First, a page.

Owning a private aircraft is one of the great rewards of financial success. I am fortunate enough to partly own two twin-engine turbine airplanes that I use to fly around the country. However, I can’t sympathize when I hear some of my fellow private aircraft owners complain about government regulations that affect jet-setters. Flying in a private plane is a privilege, and I am acutely aware of how lucky I am. In this context, complaining about fees and maintenance costs is absurd.

Private jet owners — who have lined the pockets of politicians for years through generous donations — pay pennies compared to what commercial passengers are charged in federal taxes. For example, according to a report from the progressive think tank Institute for Policy Studies, commercial fliers pay a number of taxes and fees on their tickets, ranging from the 7.5% federal ticket tax to the $4.50 Passenger Facility Charge. Meanwhile, private and corporate jet owners only pay a $0.218 per gallon tax for jet fuel or a $0.193 per gallon tax on gasoline.

Despite our shared reliance on critical resources like the Air Traffic Control (ATC) system, commercial airlines pay 95% of all taxes to the Federal Aviation Administration’s trust fund, totaling $14.85 billion of the $15 billion collected last year. Meanwhile, private and corporate jets use 15.6% of ATC resources but pay only 1.55% of all taxes into the trust fund. In effect, regular commercial fliers are subsidizing private jets to the tune of more than $1 billion a year.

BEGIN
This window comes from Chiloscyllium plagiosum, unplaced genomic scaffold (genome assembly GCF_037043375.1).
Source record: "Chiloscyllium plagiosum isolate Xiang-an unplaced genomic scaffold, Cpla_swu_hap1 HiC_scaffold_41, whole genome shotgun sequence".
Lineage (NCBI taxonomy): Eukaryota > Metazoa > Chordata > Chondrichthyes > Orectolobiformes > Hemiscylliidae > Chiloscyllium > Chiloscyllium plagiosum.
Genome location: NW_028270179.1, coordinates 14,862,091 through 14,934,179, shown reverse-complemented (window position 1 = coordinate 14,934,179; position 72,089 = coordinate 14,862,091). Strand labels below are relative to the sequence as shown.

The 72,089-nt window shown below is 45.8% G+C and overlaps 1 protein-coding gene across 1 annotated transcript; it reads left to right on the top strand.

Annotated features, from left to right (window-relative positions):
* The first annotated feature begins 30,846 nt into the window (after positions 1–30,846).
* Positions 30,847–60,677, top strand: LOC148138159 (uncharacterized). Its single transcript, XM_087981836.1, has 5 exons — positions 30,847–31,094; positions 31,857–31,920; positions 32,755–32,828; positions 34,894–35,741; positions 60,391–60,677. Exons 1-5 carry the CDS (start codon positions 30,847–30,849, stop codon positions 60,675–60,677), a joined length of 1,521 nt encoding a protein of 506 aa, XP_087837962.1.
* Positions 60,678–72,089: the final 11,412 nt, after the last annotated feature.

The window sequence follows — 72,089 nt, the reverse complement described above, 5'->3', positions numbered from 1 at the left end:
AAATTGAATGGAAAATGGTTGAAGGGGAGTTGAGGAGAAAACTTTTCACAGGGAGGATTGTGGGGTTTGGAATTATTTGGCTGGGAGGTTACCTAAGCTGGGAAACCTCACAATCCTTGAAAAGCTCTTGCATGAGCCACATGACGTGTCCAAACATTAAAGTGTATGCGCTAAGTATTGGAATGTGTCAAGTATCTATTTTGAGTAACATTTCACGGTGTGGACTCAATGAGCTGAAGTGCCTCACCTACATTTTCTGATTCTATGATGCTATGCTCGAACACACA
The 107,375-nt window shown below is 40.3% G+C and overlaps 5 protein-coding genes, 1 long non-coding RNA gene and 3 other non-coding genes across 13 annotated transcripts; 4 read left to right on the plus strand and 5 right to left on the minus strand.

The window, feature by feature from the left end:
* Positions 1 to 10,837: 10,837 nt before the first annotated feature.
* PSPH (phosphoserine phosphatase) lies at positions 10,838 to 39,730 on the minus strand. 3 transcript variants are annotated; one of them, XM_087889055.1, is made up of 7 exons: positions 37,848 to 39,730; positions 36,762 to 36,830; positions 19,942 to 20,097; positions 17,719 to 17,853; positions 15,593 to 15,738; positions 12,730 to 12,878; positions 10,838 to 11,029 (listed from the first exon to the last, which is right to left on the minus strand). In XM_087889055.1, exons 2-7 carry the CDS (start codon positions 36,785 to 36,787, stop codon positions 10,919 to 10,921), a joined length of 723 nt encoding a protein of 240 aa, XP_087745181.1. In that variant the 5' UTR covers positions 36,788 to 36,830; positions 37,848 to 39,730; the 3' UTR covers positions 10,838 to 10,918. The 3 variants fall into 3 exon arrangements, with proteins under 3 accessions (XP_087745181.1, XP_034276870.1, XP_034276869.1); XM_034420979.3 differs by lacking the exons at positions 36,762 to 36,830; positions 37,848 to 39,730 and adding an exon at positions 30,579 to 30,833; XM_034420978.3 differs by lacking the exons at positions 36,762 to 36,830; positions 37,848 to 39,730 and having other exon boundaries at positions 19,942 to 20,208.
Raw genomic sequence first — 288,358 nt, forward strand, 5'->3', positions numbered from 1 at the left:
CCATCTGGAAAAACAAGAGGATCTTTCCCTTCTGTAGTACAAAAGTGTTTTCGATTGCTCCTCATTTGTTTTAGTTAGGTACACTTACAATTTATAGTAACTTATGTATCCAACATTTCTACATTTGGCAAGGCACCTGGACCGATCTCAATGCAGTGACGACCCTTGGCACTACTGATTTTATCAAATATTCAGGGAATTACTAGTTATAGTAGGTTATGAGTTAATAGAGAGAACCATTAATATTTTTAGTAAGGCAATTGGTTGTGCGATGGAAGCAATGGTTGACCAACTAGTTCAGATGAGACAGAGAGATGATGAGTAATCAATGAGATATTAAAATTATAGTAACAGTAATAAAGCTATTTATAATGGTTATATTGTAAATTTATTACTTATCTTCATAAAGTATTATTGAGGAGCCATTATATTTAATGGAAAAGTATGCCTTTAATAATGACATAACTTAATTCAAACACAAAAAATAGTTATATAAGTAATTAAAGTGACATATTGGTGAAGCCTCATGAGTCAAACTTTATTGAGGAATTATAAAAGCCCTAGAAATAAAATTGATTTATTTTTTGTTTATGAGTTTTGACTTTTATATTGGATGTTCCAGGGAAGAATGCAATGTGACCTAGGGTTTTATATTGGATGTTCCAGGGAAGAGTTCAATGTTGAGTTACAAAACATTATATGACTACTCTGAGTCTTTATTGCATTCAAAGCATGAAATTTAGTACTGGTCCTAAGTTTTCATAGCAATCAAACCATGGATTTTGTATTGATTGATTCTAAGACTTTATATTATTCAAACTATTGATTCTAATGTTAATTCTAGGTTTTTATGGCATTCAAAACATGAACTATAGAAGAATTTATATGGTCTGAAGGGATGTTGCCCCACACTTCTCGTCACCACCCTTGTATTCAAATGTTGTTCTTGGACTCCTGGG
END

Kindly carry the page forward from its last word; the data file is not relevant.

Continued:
Consider the costs of a flight from New York to Los Angeles. A CEO in a private jet will pay a paltry $525 in fuel taxes, according to a review by Bloomberg, while commercial passengers traveling the same route would be on the hook for $3,900. That’s because the private jet is only charged the fuel tax, while the commercial flier has to pay the fuel tax, passenger fee, excise tax, and other taxes and fees. By the time both land, the private jet owner will owe 87% less in taxes for the same cross-country flight.

The upshot: Private jets pay a tenth of airline taxes despite flying the same routes.

- The private plane tax loophole is so egregious even millionaires like me want to close it, by Stephen Prince, NBCNews.com, January 16, 2018.

2. A Pennsylvania lawmaker has introduced legislation that could have parents footing the bill if their child bullies another kid at school. State Rep. Frank Burns’ bill gives parents three strikes.

The first time a child bullies someone, the school is required to inform his or her parents how the school handled the situation. Parents would have to take a class on bullying and attend a bullying resolution conference the second time. The third time, parents would receive a court citation and pay up to a $500 fine.

In a statement issued Monday, the Democrat says bullying can lead to physical assaults and suicide.